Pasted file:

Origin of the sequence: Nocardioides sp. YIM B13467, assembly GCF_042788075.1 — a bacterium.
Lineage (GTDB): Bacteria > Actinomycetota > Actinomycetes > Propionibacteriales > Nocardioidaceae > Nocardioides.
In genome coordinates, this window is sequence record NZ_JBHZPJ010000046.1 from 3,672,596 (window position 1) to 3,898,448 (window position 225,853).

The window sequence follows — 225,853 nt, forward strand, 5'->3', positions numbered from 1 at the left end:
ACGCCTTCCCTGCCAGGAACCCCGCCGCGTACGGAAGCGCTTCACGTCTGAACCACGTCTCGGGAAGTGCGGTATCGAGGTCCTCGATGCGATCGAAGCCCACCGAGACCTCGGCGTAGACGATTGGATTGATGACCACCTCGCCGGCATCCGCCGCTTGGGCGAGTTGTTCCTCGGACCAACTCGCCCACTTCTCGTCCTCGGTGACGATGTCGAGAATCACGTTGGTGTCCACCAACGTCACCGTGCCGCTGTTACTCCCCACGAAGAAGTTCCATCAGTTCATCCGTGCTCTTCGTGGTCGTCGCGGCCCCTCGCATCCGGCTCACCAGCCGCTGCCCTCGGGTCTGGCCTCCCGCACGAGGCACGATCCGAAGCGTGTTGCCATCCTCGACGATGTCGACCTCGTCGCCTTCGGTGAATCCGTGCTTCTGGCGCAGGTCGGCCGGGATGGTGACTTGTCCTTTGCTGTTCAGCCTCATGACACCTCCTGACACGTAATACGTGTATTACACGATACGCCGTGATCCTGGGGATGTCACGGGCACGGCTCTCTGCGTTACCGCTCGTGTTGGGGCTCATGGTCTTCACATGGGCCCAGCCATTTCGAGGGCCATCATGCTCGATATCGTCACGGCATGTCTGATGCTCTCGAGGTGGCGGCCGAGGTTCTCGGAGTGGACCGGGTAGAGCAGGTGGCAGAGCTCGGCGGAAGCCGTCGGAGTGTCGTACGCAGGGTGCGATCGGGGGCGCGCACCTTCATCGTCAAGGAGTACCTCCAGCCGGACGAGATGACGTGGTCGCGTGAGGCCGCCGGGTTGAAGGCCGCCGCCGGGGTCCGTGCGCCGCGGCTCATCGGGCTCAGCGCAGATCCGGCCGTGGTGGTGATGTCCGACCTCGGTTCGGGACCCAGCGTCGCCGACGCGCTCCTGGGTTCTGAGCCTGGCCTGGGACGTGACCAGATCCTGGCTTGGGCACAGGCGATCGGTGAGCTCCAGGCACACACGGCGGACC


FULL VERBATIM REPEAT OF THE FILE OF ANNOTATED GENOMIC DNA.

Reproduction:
Origin of the sequence: Nocardioides sp. YIM B13467, assembly GCF_042788075.1 — a bacterium.
Lineage (GTDB): Bacteria > Actinomycetota > Actinomycetes > Propionibacteriales > Nocardioidaceae > Nocardioides.
In genome coordinates, this window is sequence record NZ_JBHZPJ010000046.1 from 3,672,596 (window position 1) to 3,898,448 (window position 225,853).

The window sequence follows — 225,853 nt, forward strand, 5'->3', positions numbered from 1 at the left end:
ACGCCTTCCCTGCCAGGAACCCCGCCGCGTACGGAAGCGCTTCACGTCTGAACCACGTCTCGGGAAGTGCGGTATCGAGGTCCTCGATGCGATCGAAGCCCACCGAGACCTCGGCGTAGACGATTGGATTGATGACCACCTCGCCGGCATCCGCCGCTTGGGCGAGTTGTTCCTCGGACCAACTCGCCCACTTCTCGTCCTCGGTGACGATGTCGAGAATCACGTTGGTGTCCACCAACGTCACCGTGCCGCTGTTACTCCCCACGAAGAAGTTCCATCAGTTCATCCGTGCTCTTCGTGGTCGTCGCGGCCCCTCGCATCCGGCTCACCAGCCGCTGCCCTCGGGTCTGGCCTCCCGCACGAGGCACGATCCGAAGCGTGTTGCCATCCTCGACGATGTCGACCTCGTCGCCTTCGGTGAATCCGTGCTTCTGGCGCAGGTCGGCCGGGATGGTGACTTGTCCTTTGCTGTTCAGCCTCATGACACCTCCTGACACGTAATACGTGTATTACACGATACGCCGTGATCCTGGGGATGTCACGGGCACGGCTCTCTGCGTTACCGCTCGTGTTGGGGCTCATGGTCTTCACATGGGCCCAGCCATTTCGAGGGCCATCATGCTCGATATCGTCACGGCATGTCTGATGCTCTCGAGGTGGCGGCCGAGGTTCTCGGAGTGGACCGGGTAGAGCAGGTGGCAGAGCTCGGCGGAAGCCGTCGGAGTGTCGTACGCAGGGTGCGATCGGGGGCGCGCACCTTCATCGTCAAGGAGTACCTCCAGCCGGACGAGATGACGTGGTCGCGTGAGGCCGCCGGGTTGAAGGCCGCCGCCGGGGTCCGTGCGCCGCGGCTCATCGGGCTCAGCGCAGATCCGGCCGTGGTGGTGATGTCCGACCTCGGTTCGGGACCCAGCGTCGCCGACGCGCTCCTGGGTTCTGAGCCTGGCCTGGGACGTGACCAGATCCTGGCTTGGGCACAGGCGATCGGTGAGCTCCAGGCACACACGGCGGACC